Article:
We have spent the last three days in the schools. I had two first grade classes and one second grade last, but I worked under one teacher (teachers move classes here, not the students.
My cooperating teacher, Vindhu, and me.
After observing the students for the last three days, I have come to the conclusion that Indian schools and students are really not as different as they are in the U.S.
Things That Are The Same
- Much of the curriculum is aligned. Except cursive. Kindergarteners write cursive. And math… Math is much more advanced.
- Students love videos. And stickers.
- The “teacher look” is universal. Give them the stare, and they will be quiet. On the first day, one of the middle school classes were left unattended. We could hear them yelling down the hall… The prinicipal walked in, gave them “the look,” and there was immediate silence.
- Boys and girls in elementary school will not want to sit by each other. Ew, cooties.
- The students who sit in the back of the room will play with pencils, food, or whatever else they find underneath their desks. In which case the teacher will give “the look” and the student will stop.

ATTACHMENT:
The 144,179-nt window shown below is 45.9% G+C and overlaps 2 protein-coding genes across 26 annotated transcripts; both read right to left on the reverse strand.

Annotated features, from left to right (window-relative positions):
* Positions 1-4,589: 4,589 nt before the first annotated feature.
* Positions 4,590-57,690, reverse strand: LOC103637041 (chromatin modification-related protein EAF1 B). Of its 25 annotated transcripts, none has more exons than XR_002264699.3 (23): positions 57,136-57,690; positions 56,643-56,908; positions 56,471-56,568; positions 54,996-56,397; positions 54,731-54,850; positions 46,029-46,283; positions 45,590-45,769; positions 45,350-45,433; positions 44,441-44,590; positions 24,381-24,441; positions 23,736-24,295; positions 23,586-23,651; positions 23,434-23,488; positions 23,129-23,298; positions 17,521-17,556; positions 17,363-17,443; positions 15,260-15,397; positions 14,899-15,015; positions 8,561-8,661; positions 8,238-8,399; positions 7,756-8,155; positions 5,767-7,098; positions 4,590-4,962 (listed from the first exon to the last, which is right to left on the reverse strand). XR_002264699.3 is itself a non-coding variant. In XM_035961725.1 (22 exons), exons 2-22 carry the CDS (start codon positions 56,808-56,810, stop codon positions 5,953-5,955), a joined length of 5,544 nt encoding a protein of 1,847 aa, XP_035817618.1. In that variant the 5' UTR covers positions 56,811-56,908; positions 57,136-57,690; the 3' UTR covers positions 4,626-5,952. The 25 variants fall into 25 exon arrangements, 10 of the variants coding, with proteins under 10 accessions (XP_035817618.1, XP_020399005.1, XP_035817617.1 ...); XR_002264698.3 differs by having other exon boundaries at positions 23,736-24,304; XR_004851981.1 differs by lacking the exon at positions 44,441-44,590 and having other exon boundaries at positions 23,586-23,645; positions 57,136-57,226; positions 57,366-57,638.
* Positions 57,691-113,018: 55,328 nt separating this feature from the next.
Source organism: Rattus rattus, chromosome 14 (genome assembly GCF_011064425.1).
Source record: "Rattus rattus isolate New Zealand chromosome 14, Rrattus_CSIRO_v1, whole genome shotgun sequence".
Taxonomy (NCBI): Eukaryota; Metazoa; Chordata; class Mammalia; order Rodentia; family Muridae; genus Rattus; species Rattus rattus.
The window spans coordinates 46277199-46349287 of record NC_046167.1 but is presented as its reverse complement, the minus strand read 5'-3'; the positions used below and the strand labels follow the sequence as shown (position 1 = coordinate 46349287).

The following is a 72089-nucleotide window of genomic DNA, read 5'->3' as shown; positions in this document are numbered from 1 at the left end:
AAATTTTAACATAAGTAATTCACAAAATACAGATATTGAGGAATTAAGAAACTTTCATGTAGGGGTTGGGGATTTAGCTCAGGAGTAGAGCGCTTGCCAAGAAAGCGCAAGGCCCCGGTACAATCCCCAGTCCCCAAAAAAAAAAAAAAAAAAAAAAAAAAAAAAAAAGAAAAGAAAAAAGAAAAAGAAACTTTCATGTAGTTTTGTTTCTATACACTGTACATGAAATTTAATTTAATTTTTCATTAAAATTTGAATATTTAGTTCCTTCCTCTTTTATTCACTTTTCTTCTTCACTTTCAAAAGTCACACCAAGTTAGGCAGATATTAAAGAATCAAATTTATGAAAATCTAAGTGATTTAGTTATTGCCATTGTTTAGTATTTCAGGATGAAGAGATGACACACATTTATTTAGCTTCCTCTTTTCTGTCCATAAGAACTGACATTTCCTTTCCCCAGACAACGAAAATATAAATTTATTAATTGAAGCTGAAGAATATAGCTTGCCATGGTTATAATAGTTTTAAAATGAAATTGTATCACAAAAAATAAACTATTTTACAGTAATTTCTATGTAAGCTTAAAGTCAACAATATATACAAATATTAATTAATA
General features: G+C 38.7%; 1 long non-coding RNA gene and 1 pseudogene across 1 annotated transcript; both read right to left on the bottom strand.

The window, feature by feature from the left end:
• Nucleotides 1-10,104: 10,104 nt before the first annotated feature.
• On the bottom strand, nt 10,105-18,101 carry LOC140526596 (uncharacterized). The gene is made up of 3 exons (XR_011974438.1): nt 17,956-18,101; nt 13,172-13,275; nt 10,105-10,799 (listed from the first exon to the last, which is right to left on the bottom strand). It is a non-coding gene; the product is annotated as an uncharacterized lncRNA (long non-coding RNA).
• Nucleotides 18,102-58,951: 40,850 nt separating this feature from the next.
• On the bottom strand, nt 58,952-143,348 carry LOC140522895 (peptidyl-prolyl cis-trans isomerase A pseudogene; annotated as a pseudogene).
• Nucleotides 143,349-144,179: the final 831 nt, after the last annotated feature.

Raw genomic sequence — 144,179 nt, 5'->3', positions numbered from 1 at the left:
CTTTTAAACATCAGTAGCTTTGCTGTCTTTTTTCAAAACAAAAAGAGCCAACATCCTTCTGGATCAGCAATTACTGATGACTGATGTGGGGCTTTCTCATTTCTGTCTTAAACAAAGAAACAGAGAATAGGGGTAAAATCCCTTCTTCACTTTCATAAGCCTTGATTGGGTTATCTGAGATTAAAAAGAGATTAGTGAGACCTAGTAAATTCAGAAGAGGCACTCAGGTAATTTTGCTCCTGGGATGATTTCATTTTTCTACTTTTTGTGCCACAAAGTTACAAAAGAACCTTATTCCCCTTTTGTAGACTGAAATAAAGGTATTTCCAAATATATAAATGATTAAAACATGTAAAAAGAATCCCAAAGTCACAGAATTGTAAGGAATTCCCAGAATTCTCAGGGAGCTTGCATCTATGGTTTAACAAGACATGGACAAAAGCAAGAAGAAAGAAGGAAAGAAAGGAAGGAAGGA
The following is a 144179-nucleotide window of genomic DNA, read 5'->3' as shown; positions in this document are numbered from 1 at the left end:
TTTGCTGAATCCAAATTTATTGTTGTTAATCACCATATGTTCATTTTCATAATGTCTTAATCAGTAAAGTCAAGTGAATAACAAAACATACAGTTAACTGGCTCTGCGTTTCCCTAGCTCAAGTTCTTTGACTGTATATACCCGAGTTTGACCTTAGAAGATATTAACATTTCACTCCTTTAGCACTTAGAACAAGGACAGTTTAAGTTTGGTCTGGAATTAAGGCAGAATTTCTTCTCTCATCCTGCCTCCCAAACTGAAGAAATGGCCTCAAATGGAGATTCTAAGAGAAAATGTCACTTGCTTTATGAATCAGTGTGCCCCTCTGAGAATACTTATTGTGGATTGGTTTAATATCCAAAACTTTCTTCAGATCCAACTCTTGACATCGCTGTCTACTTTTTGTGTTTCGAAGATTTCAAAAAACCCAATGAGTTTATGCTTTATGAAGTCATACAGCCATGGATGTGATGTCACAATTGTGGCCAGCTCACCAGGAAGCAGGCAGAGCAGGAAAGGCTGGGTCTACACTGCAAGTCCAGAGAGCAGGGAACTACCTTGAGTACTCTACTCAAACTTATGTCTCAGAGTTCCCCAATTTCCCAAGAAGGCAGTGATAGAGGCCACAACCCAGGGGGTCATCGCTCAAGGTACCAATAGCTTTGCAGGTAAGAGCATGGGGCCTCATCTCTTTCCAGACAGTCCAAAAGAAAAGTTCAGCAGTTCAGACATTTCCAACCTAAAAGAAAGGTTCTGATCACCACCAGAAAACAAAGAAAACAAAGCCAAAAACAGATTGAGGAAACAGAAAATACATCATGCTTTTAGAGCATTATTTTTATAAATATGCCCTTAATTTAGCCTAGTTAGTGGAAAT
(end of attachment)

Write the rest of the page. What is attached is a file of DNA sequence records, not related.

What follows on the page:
- Pencil sharpeners are the absolute coolest things ever. Enough said.
Things That Are Different
- Teachers move classrooms, not students. This is an interesting concept, but leads to some wasted time while the teacher is getting set up and looking for materials.
- Students are much more polite than in U.S. schools. Students say “yes ma’am,” “no ma’am,” “thank you ma’am” “good morning ma’am.” After each class, students stand up and say “thank you ma’am” to the teacher. If a student wants to enter a classroom, they must ask the teacher, “excuse me ma’am, may I come in?” Walking through the hallway, everyone says “good morning.” Wouldn’t that be nice in the U.S.?
- Hallways are outside. Perfect for the hot weather.
- Class sizes are practically double. 40ish students, and they don’t raise their hands. Talk about noisy.
Overall, it was an amazing experience. Here’s some more pictures of the adorable little ones at the school.